Skywatchers always have their heads in the clouds and a crick in their necks but they are fascinated and awed by the cosmos and I am proud to be among them. Curiosity is a singular human trait that helps us to continually learn about the universe and our place in it.
2013 was an exceptional year for skywatching. We had some surprises and some disappointments, but as we head into 2014, the new year promises to provide a similar collection of events to watch the skies for, including some possible new meteor showers, a rare type of eclipse, and a comet near-miss for the planet Mars!
January 2/3 — The Quadrantid meteor shower peaks
Possibly one of the best meteor showers of this year, the Quadrantids, were something of a disappointment a year ago, mostly because the bright moon in the sky washed out the show. This year, we're coming out of a New Moon from January 1, so there should be prime viewing conditions. Boötes, the constellation that the meteor shower appears to stream out of, climbs above the eastern horizon right around midnight (local time), and will be up until well after sunrise.
The Quadrantids, which may originate from an asteroid named 2003 EH1, rather than a comet, have produced between 80-150 meteors per hour in past years. So, if you can get away from major sources of light pollution and you have clear enough skies, it should be a great show. If it happens to be overcast where you are (or possibly too cold to venture outside), you can see it via the Slooh Space Camera website on Friday, January 3rd, starting at shortly after 3 p.m. Eastern Time.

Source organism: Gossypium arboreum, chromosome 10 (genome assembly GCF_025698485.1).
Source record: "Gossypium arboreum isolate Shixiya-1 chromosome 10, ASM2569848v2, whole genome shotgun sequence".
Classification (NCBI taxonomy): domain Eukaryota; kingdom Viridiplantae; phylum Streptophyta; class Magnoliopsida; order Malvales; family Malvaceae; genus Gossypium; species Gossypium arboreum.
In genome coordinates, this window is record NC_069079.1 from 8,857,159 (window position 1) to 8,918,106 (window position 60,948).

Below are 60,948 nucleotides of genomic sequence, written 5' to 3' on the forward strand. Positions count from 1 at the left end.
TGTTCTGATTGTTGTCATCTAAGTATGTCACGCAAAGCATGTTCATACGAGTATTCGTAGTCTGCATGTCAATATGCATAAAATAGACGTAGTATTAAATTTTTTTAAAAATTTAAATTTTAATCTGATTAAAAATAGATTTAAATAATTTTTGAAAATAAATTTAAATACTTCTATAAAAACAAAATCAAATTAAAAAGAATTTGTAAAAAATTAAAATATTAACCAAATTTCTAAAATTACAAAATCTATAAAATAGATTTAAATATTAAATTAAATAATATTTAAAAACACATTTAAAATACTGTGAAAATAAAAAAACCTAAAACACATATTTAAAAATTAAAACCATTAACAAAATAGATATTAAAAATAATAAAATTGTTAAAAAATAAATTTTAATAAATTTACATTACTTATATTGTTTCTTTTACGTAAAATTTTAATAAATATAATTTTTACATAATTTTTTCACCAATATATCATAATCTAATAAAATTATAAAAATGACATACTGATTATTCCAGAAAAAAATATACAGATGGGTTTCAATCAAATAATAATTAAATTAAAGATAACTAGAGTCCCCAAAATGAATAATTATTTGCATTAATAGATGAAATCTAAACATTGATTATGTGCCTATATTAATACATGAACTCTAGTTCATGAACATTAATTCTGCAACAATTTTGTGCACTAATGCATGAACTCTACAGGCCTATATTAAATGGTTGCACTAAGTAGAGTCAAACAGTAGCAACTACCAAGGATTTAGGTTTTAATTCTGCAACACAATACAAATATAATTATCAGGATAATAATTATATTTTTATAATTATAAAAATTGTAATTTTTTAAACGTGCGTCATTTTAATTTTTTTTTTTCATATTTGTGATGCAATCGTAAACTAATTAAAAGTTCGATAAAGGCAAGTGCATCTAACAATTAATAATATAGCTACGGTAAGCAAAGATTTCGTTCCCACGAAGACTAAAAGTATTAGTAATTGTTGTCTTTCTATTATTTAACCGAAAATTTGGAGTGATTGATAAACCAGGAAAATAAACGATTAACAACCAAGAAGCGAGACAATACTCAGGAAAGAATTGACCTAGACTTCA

January 10 — Possible new meteor shower from Comet ISON
Comet C/2012 S1 (ISON) may be dead and gone, but it may have left behind a little gift for us. As the comet approached the sun, it crossed the path of Earth's orbit at the beginning of November. Starting around January 10, Earth will swing through that same region of its orbit, and it's possible that ISON may have left behind enough debris from its passage to give us a brand new meteor shower for a few days. Science@NASA produced a great video talking about the potential phenomenon:
The fine comet dust may not become visible as actual meteors streaking through the sky, but, as the video narrator says, it could possibly produce brilliant noctilucent clouds in the sky. Also, since Comet ISON has already surprised us many times so far, creating a brand new annual meteor shower could be its final gift to skywatchers.